Author: James Clay
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For me Monday was very much thinking about how HE will need to plan for the unknown for the Autumn.
The BBC reported on how students would still need to pay full tuition fees.
University students in England will still have to pay full tuition fees even if their courses are taught online in the autumn, the government has said.
We know many universities are planning for either full online degree programmes or hybrid programmes, but also that many are planning for potential coronavirus second (or even third) wave of infections and subsequent lockdowns.
It got me thinking about how this looks from a prospective student perspective, and the impact on those universities which are reliant on local (and commuting) students and those for whom it’s a place where students travel to study there.
We already have an understanding of the impact of the massive fall in the international student market on some universities, but the domestic situation is still highly volatile and unknown. Some surveys say 5% of prospective students have already decided not to go to university this autumn, and another 20% who are changing their plans. If we see a loosening of lockdown measures between now and September, then maybe fewer will change their plans, but we could see lockdown come back and enforced more stringently; this will of course impact on those prospective student plans.
There was massive disappointment across the sector to the news that the government were not going to bailout the university sector or agree to the UUK plan.
This was reported in the Guardian.
Universities’ hopes of a long-term government bailout in England have been dashed, though £2.6bn in tuition fees will be paid early and ministers pledged to allow full fees to be charged even if students were unable to return to lecture theatres.
As a result we saw many universities announce major cost cutting measures and potential redundancies.
The University of Edinburgh announced aggressive cost cutting with losses of £70-£150m projected for the next academic year alone. It says that the loss of overseas students and accommodation/events will result in big losses over the next four to five years.
The Guardian reported on the challenged in motivation and engagement by students when it comes to online learning.
As universities shift online, experts worry that disadvantaged and disabled students may slip through the cracks.
I wrote another blog post in my series on translating teaching.
Though we might like video and Zoom, we shouldn’t underestimate the potential of audio recordings. We still have radio despite the advent to television and the internet. The internet even has it’s own subscription style audio content in the form of the podcast.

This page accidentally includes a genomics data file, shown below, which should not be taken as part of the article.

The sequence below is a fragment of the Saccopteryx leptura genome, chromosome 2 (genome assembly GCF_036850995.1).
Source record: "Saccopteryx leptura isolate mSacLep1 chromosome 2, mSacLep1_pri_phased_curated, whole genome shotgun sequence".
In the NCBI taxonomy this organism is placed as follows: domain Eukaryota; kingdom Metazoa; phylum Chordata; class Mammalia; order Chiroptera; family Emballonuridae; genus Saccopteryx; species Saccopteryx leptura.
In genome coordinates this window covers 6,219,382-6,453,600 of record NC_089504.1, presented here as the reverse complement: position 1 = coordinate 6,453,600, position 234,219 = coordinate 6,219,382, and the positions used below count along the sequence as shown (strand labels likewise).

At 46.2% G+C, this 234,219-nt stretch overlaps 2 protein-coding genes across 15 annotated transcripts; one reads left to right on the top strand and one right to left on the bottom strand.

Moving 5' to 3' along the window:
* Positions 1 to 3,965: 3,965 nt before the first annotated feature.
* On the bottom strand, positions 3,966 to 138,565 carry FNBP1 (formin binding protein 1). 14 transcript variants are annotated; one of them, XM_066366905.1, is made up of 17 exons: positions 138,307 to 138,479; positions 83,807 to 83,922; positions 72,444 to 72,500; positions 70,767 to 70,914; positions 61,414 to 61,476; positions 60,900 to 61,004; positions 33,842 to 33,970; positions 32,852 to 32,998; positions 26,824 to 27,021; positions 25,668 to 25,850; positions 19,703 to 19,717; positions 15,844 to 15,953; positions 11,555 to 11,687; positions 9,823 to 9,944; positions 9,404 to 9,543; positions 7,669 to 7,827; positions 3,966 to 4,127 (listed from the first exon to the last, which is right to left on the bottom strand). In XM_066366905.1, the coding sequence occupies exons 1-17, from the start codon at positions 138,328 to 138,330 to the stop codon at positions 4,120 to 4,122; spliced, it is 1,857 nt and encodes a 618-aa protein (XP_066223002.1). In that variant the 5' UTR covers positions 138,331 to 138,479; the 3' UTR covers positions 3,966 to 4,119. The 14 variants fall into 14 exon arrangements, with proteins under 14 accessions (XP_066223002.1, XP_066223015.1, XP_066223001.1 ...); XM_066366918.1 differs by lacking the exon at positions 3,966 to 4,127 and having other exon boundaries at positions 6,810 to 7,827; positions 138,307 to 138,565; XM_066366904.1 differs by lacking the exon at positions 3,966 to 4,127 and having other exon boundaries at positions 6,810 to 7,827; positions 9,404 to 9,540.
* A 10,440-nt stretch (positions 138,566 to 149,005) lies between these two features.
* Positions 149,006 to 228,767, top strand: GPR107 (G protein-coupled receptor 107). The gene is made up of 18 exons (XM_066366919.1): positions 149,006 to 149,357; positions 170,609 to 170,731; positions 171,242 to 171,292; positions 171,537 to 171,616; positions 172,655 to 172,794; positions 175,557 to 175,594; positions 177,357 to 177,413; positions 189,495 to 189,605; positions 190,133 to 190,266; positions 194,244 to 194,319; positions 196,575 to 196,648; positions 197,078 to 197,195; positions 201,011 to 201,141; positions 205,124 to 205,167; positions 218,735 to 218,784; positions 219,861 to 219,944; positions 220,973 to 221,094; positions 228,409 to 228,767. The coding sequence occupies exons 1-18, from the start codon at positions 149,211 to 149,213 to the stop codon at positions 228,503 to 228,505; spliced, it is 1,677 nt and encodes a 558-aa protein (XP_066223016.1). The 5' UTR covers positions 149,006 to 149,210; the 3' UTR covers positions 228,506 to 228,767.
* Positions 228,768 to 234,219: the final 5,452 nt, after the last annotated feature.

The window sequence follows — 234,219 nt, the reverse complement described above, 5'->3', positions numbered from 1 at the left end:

I have a few in development and will continue to write them to help people think about how they plan their teaching and their curriculum.
I also published on my tech blog about using your iPad as a second device in a Teams meeting.
So you want to use your iPad a whiteboard in a Teams meeting? Well this is one way in which you can do this easily. You will need an iPad (obviously), a whiteboard app and another device to interact with the meeting as well as using the iPad to draw from.
I’ve since tried a similar process and it works in Zoom like this as well.
If there had been no coronavirus, then on Wednesday I would have been in London running the Data Matters conference.
The Data Matters 2020 conference will bring together experts from across the sector to discuss and debate the key data and analytics challenges in building the future vision of Education 4.0. We will discuss the possible future, the importance of laying the foundations for that vision, we will think about what we need to do today, to start that journey.
We, with QAA and HESA, had planned a great programme and there would have been 250 delegates in attendance. In the end after careful consideration and because of the ongoing and unpredictable developments around coronavirus we decided not go ahead.
We did consider running an online version, however back in mid March, it was difficult to see what the landscape would be like in May, additionally, as it was a joint event with QAA and HESA, they needed to plan how this cancellation would fit into their responses to the coronavirus crisis. Many of the sessions were workshops and I don’t think they are that easy to replicate online. It would have meant planning a virtually new conference. We also didn’t have an online conference platform and we didn’t also think people at that time would pay for an online conference in the midst of a crisis. I still think that was a wise decision.